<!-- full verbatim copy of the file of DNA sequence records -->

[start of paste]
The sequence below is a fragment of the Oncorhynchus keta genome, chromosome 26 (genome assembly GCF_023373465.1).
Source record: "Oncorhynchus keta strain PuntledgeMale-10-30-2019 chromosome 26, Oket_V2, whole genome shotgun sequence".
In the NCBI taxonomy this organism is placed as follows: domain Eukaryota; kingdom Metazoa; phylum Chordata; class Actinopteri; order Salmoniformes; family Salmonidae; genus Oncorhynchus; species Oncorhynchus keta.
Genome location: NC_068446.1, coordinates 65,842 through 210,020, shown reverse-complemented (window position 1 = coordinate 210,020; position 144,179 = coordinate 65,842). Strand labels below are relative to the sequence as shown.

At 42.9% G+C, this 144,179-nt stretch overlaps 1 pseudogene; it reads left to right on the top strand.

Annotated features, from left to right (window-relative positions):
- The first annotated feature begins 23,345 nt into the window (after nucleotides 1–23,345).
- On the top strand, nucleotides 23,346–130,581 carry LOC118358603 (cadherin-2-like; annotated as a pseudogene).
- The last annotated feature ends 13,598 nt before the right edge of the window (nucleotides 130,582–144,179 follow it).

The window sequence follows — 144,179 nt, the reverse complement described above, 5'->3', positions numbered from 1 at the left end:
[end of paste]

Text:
The sequence below is a fragment of the Oncorhynchus keta genome, chromosome 26 (genome assembly GCF_023373465.1).
Source record: "Oncorhynchus keta strain PuntledgeMale-10-30-2019 chromosome 26, Oket_V2, whole genome shotgun sequence".
In the NCBI taxonomy this organism is placed as follows: domain Eukaryota; kingdom Metazoa; phylum Chordata; class Actinopteri; order Salmoniformes; family Salmonidae; genus Oncorhynchus; species Oncorhynchus keta.
Genome location: NC_068446.1, coordinates 65,842 through 210,020, shown reverse-complemented (window position 1 = coordinate 210,020; position 144,179 = coordinate 65,842). Strand labels below are relative to the sequence as shown.

At 42.9% G+C, this 144,179-nt stretch overlaps 1 pseudogene; it reads left to right on the top strand.

Annotated features, from left to right (window-relative positions):
- The first annotated feature begins 23,345 nt into the window (after nucleotides 1–23,345).
- On the top strand, nucleotides 23,346–130,581 carry LOC118358603 (cadherin-2-like; annotated as a pseudogene).
- The last annotated feature ends 13,598 nt before the right edge of the window (nucleotides 130,582–144,179 follow it).

The window sequence follows — 144,179 nt, the reverse complement described above, 5'->3', positions numbered from 1 at the left end: